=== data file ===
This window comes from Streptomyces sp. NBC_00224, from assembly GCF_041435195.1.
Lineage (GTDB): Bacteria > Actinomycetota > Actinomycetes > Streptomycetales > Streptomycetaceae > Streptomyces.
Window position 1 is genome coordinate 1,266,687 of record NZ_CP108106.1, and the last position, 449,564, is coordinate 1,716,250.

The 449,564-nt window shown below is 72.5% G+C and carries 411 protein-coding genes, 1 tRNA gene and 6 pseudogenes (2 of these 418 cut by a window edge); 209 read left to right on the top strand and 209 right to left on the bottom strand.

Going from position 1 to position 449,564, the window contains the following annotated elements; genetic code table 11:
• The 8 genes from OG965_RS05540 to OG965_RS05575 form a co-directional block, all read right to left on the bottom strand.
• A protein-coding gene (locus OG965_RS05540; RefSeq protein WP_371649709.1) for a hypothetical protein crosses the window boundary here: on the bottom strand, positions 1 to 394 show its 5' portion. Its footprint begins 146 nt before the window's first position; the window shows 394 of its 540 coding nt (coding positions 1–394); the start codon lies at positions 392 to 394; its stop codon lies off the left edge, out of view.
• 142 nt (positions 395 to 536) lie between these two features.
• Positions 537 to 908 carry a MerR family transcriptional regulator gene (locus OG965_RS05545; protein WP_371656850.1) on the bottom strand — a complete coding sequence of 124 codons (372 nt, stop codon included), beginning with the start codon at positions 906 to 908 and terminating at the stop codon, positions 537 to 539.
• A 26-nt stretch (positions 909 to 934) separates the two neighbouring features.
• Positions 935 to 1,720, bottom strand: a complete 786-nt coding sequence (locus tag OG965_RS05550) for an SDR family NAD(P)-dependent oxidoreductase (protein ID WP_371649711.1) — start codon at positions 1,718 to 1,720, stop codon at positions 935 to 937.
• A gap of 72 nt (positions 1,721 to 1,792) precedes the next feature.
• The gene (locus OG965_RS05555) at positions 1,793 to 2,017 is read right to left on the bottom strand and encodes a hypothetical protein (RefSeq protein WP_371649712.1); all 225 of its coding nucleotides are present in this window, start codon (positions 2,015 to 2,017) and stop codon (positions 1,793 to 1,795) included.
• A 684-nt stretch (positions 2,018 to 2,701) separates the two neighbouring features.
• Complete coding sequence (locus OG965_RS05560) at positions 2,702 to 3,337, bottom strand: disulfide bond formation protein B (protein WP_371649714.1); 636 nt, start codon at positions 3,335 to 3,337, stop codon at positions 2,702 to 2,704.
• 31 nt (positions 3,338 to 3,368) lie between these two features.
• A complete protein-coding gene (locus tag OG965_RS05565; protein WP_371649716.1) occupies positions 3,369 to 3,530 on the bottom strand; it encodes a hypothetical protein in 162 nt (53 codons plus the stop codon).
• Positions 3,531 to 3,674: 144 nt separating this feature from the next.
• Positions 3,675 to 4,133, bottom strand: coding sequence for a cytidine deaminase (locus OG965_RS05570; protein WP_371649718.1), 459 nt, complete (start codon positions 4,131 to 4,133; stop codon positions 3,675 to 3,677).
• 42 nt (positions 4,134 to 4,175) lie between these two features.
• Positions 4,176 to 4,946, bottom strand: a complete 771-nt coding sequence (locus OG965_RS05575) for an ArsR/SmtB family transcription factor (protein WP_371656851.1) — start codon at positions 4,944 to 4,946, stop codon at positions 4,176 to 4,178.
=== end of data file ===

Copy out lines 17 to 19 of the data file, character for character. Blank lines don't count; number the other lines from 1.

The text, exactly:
• A complete protein-coding gene (locus tag OG965_RS05565; protein WP_371649716.1) occupies positions 3,369 to 3,530 on the bottom strand; it encodes a hypothetical protein in 162 nt (53 codons plus the stop codon).
• Positions 3,531 to 3,674: 144 nt separating this feature from the next.
• Positions 3,675 to 4,133, bottom strand: coding sequence for a cytidine deaminase (locus OG965_RS05570; protein WP_371649718.1), 459 nt, complete (start codon positions 4,131 to 4,133; stop codon positions 3,675 to 3,677).